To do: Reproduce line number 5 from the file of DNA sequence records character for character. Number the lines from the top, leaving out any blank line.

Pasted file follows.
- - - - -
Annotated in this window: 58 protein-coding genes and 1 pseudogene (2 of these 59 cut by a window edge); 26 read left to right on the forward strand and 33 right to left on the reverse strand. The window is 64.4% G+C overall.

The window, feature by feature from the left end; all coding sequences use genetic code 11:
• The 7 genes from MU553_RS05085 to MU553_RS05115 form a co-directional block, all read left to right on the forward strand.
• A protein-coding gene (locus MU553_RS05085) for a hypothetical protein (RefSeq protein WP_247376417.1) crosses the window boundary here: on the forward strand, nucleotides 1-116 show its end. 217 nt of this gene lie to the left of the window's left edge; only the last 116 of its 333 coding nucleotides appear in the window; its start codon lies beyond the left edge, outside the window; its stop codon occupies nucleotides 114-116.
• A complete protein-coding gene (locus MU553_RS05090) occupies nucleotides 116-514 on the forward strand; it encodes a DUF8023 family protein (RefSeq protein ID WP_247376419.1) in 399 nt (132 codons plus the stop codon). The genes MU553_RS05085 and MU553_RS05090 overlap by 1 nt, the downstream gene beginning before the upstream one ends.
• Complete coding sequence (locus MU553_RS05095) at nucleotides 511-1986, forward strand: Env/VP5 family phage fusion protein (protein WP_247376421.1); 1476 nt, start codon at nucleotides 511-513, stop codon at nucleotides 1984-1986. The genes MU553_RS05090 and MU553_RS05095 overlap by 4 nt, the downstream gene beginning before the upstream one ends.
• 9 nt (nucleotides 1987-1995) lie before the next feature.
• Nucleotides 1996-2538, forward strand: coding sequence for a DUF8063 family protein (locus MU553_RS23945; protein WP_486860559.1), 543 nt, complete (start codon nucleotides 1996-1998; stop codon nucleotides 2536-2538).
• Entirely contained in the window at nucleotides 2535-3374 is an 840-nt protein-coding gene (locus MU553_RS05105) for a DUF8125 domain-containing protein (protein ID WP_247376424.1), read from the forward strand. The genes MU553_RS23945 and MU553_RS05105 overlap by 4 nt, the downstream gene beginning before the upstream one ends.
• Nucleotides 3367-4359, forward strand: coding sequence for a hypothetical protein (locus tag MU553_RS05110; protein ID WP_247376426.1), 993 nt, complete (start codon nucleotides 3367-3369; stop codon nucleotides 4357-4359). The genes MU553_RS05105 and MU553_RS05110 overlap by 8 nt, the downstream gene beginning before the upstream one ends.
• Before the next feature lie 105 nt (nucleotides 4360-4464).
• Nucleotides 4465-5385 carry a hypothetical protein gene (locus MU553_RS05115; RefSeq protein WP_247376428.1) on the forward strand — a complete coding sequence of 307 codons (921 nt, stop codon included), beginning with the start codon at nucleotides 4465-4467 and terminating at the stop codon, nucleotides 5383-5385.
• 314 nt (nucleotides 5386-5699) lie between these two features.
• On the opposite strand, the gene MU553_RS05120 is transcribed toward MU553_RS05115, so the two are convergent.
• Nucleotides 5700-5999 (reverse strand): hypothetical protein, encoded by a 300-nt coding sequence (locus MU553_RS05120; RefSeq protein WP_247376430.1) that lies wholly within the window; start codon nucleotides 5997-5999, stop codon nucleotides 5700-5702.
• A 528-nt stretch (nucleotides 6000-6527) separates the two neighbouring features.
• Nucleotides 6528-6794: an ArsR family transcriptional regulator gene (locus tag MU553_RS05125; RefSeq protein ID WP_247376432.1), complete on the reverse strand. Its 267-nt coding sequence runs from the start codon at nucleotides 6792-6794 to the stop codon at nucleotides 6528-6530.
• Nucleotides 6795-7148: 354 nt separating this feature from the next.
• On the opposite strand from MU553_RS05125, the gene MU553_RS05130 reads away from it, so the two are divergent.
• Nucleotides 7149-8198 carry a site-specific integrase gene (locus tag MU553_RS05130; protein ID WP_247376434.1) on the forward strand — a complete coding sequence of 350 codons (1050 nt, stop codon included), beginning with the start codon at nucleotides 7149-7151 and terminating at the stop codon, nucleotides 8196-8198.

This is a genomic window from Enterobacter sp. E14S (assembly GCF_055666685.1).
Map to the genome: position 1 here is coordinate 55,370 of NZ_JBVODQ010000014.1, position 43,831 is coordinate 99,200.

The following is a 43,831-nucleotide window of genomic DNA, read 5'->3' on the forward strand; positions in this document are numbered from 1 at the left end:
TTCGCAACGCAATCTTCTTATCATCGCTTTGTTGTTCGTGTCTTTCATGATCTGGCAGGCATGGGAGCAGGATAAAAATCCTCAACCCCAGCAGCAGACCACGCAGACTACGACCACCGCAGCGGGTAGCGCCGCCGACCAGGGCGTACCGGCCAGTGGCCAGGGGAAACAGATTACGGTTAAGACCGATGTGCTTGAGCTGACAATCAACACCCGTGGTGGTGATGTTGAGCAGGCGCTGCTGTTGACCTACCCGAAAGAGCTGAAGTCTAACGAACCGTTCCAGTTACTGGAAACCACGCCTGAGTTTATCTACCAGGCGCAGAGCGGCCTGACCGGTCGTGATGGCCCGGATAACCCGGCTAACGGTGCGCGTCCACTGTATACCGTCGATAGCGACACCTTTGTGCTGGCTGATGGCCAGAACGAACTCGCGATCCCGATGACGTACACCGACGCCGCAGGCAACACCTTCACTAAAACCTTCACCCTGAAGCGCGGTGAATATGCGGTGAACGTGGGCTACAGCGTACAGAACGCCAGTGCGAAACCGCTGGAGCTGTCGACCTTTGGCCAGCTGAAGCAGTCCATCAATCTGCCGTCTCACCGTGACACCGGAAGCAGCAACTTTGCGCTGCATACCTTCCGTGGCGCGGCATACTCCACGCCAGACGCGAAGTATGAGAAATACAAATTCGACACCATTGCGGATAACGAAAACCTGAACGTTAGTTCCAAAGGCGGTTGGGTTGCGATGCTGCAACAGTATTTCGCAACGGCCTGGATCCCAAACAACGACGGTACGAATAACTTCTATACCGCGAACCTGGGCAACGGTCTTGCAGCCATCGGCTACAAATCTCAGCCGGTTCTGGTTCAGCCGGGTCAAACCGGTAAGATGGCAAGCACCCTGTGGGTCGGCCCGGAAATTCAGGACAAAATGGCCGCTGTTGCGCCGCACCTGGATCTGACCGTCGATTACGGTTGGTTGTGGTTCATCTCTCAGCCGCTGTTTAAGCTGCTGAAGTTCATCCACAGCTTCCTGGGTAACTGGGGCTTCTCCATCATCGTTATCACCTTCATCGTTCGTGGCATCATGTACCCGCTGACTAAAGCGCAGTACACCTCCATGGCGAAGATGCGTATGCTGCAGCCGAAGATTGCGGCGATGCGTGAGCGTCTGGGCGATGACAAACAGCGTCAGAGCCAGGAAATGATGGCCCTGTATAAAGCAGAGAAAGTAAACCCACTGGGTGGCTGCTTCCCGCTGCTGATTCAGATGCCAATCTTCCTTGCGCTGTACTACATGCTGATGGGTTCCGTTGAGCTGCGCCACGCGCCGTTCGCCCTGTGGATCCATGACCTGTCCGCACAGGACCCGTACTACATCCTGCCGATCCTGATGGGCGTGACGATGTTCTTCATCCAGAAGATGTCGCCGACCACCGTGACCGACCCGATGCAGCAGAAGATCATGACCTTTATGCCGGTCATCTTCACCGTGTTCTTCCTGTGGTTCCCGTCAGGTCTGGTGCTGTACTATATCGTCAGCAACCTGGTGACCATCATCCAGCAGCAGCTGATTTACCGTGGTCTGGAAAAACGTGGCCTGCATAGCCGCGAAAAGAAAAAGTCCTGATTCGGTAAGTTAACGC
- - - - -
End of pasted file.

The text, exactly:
• A complete protein-coding gene (locus MU553_RS05090) occupies nucleotides 116-514 on the forward strand; it encodes a DUF8023 family protein (RefSeq protein ID WP_247376419.1) in 399 nt (132 codons plus the stop codon). The genes MU553_RS05085 and MU553_RS05090 overlap by 1 nt, the downstream gene beginning before the upstream one ends.